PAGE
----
- The selection was based on a marked increase in traffic to the online dictionary page.
- Runners up included "quid pro quo" and "crawdad."
A review of the global "wall" that divides rich from poor.
- Trump's border wall is only one puzzle piece of a global picture.
- Similar anxieties are raising similar border defenses elsewhere.
- This map shows how, as a result, "the West" is in fact one large gated community.
Facebook's misinformation isn't just a threat to democracy. It's endangering lives.
- Facebook and Instagram users have been inundated with misleading ads about medication that prevents the transmission of HIV (PrEP), such as Truvada.
- Over the years, Facebook's hands-off ad policy has faced scrutiny when it comes to false or ambiguous information in its political ads.
- Unregulated "surveillance capitalism" commodifies people's personal information and makes them vulnerable to sometimes misleading ads.
LGBT groups are saying that Facebook is endangering lives by advertising misleading medical information pertaining to HIV patients.
The tech giant's laissez-faire ad policy has already been accused of threatening democracy by providing a platform for false political ads, and now policy could be fostering a major public-health concern.
LGBT groups take on Facebook’s ad policy
According to LGBT advocates, for the past six months Facebook and Instagram users have been inundated with misleading ads about medication that prevents the transmission of HIV (PrEP), such as Truvada. The ads, which The Washington Post reports appear to have been purchased by personal-injury lawyers, claim that these medications threaten patients with serious side effects. According to LGBT organizations led by GLAAD, the ads have left some patients who are potentially at risk of contracting HIV scared to take preventative drugs, even though health officials and federal regulators say the drugs are safe.
LGBT groups like GLAAD, which regularly advises Facebook on LGBT issues, reached out to the company to have the ads taken down, saying they are false. Yet, the tech titan has refused to remove the content claiming that the ads fall within the parameters of its policy. Facebook spokeswoman Devon Kearns told The Post that the ads had not been rated false by independent fact-checkers, which include the Associated Press. But others are saying that Facebook's controversial approach to ads is creating a public-health crisis.
In an open letter to Facebook sent on Monday, GLAAD joined over 50 well-known LGBTQ groups including the Human Rights Campaign, the American Academy of HIV Medicine and the National Coalition for LGBT Health to publicly condemn the company for putting "real people's lives in imminent danger" by "convincing at-risk individuals to avoid PrEP, invariably leading to avoidable HIV infections."
What Facebook’s policy risks
Of course, this is not the first time Facebook's policy has faced scrutiny when it comes to false or ambiguous information in its ads. Social media has been both a catalyst and conduit for the rapid-fire spread of misinformation to the world wide web. As lawmakers struggle to enforce order to cyberspace and its creations, Facebook has become a symbol of the threat the internet poses to our institutions and to public safety. For example, the company has refused to take down 2020 election ads, largely funded by the Trump campaign, that spew false information. For this reason, Facebook and other social media platforms present a serious risk to a fundamental necessity of American democracy, public access to truth.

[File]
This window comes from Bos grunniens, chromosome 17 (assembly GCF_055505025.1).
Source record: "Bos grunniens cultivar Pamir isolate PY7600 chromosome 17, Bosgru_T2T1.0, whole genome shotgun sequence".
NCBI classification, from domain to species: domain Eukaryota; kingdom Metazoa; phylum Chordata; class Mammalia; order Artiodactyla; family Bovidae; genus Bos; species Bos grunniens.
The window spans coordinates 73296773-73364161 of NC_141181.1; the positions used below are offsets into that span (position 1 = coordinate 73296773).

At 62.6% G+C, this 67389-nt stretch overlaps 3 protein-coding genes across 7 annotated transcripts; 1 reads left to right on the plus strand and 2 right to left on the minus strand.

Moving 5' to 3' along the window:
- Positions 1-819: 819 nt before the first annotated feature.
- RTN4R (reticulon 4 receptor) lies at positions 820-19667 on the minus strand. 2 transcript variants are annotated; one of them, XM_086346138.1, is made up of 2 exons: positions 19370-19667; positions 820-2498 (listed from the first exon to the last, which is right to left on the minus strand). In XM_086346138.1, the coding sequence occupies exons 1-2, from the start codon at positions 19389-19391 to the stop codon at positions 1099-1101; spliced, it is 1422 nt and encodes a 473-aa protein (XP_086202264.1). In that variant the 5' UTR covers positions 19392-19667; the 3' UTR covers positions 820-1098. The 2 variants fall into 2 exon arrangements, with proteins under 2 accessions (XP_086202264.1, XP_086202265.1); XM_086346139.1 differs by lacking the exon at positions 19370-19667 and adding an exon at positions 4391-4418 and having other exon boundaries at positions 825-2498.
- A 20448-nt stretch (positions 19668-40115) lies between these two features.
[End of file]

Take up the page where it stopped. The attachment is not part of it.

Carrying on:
But this latest scandal underlines how the misconstrued information that plagues the web can infect other, more intimate aspects of American lives. Facebook's handling of paid-for claims about the potential health risks of taking Truvada and other HIV medications threatens lives.
"Almost immediately we started hearing reports from front-line PrEP prescribers, clinics and public health officials around the country, saying we're beginning to hear from potential clients that they're scared of trying Truvada because they're seeing all these ads on their Facebook and Instagram feeds," said Peter Staley, a long-time AIDS activist who works with the PrEP4All Collaboration, to The Post.
Unregulated Surveillance Capitalism
To be fair, the distinction between true and false information can be muddy territory. Personal injury lawyers who represent HIV patients claim that the numbers show that the potential risks of medications such as Turvada and others that contain the ingredient antiretroviral tenofovir may exist. This is particularly of note when the medication is used as a treatment for those that already have HIV rather than prevention for those that do not. But the life-saving potential of the HIV medications are unequivocally real. The problem, as some LGBT advocates are claiming, is that the ads lacked vital nuance.
It also should be pointed out that Facebook has taken action against anti-vaccine content and other ads that pose threats to users. Still, the company's dubious policies clearly pose a big problem, and it has shown no signs of adjusting. But perhaps the underlying issue is the failure to regulate what social psychologist Shoshana Zuboff calls "surveillance capitalism" by which people's experiences, personal information, and characteristics become commodities. In this case, paid-for personal-injury legal ads that target users with certain, undisclosed characteristics. It's been said that you should be wary of what you get for free, because it means you've become the product. Facebook, after all, is a business with an end goal to maximize profits.
But why does a company have this kind of power over our lives? Americans and their legislators are ensnared in an existential predicament. Figure out how to regulate Facebook and be accused with endangering free speech, or leave the cyber business alone and risk the public's health going up for sale along with its government.